Coming back to Workplace, what it shares with a lot of contemporary story telling games is that the story comes first and the model is largely derived from that, not the other way around. If I'm playing a character in one of those games and I want to pick the lock, I still need to have lock-picks, but I don't derive the existence of those tools in the story from the model: I derive the need for those tools in the model from the story. It simply wouldn't make sense to be blocked from attempting that action on the grounds that my character doesn't have lock-picks: I want to have a scene where I pick that lock, therefore my character must be in a position to do so, therefore we can retroactively insert the required elements into the model.

This isn't a black & white world and the model-first and the story-first styles don't represent absolute approaches to role-playing: they are the points at either end of an axis of play styles, which we can move along within the body of any given game. One example that sticks in my mind comes from an old school Battlestar Galactica game: the players created their ace pilot characters, picked skills, equipped them, climbed into their Vipers for their first patrol... and slammed nose-first into the launch bay doors, because the GM ruled that they had neglected to send the request to the launch deck for the doors to be opened.

It's a hard way of learning this, but clearly the GM was playing with a more model-first mindset than the PCs, who were probably also predominantly of the model-first school, but expected it to be story-first in basic, common sense situations like doing things their trained, skilled ace pilots would know to do automatically. We all come to the game with expectations of how specific we need to be about the actions of the characters, whether we are PCs or GMs: when those expectations don't mesh perfectly, we get frustrations, hopefully not as extreme as the example above, but there nonetheless. At some point, we accept that the model constrains what the characters can do: I can only try to pick the lock, I can't burn through it with my laser eyes because the model doesn't contain those kind of powers. We also want to get on with things though and not be made to got through an infinite regress of modelling before anything is permitted to happen within the story: it's enough to establish that lock-picks are available and that the character can acquire them, we don't need to account for every second taken and every penny spent in doing so.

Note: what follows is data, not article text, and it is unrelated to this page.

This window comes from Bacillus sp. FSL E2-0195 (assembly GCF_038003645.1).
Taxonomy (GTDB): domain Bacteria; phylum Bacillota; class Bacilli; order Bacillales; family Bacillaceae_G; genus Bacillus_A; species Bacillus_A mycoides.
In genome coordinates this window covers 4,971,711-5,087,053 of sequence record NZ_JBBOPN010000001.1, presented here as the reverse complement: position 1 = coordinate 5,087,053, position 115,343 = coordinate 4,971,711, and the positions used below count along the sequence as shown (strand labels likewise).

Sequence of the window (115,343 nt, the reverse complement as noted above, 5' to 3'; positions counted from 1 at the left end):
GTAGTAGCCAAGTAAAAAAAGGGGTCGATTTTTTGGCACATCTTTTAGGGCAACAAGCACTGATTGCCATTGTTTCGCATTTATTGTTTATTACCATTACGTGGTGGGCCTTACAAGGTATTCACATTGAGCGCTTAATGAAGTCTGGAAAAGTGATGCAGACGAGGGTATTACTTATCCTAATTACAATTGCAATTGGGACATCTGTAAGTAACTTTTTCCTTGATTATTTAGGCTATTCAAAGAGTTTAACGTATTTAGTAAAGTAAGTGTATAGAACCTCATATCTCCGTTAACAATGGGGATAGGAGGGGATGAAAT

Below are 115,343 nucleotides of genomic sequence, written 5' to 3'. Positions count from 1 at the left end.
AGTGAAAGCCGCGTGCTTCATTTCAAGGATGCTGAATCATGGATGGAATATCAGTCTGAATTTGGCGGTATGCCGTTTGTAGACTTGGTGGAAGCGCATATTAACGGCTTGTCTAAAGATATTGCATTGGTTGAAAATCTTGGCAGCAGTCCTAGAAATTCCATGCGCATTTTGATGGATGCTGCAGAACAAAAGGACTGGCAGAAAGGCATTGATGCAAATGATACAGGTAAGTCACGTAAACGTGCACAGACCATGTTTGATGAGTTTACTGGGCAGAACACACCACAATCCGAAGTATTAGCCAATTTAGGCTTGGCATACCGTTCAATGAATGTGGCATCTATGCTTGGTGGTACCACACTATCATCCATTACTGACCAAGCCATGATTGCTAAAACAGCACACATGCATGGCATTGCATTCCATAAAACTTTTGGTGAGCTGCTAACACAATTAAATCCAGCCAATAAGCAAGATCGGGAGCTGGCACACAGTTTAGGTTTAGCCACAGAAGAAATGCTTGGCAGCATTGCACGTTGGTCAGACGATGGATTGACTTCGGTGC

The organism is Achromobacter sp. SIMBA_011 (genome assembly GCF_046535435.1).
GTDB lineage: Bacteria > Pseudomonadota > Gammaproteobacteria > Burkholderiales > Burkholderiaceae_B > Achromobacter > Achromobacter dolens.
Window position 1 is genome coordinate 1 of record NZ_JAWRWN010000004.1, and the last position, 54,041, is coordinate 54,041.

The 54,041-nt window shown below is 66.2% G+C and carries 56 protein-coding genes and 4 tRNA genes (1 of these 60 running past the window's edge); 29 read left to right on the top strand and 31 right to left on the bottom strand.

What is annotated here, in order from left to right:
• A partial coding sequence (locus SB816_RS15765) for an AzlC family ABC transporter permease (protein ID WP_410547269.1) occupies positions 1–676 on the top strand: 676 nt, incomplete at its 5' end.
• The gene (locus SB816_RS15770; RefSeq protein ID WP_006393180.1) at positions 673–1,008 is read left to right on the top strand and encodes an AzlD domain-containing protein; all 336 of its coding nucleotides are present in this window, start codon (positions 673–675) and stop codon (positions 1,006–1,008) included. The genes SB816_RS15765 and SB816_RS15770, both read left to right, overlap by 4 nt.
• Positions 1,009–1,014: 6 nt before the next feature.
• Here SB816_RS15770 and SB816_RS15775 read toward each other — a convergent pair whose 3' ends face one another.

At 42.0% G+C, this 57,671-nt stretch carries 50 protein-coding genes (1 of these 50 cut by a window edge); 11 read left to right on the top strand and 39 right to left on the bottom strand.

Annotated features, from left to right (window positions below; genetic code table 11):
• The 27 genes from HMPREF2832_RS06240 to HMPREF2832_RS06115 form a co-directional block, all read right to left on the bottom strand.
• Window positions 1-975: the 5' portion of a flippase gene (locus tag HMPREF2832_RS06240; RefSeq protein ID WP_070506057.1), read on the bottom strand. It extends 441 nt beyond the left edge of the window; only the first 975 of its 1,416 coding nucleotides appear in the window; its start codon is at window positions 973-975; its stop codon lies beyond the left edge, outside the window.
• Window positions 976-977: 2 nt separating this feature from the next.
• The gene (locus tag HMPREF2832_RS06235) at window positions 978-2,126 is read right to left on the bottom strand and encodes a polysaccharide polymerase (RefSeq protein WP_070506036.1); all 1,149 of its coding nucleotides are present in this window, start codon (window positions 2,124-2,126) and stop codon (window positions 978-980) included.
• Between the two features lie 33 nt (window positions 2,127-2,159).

There will always be games that tend towards one end or another on the axis of model-first to story-first and we'll all have preferences for where we like to be on the spectrum within given situations: I'm strongly story-first, but I'll make model-first objections if the story is being pushed beyond what I find plausible ("And where did you get 12 sticks of dynamite from, exactly?") I know a number of players who are at the opposite end of the spectrum from me, who view a precisely modelled character in a precisely modelled situation as a big, exciting puzzle box with moving parts (that have sharp bits on) for them to overcome, but I'v also seen them object to content on the good-old grounds of "Can anyone tell me why we're doing this?"

The model has to function for the story to be plausible; the story has to be plausible for the model to function. Neither has primacy and both are moving targets to aim for with varying accuracy as we play within the range of styles we like the most.

/end thought.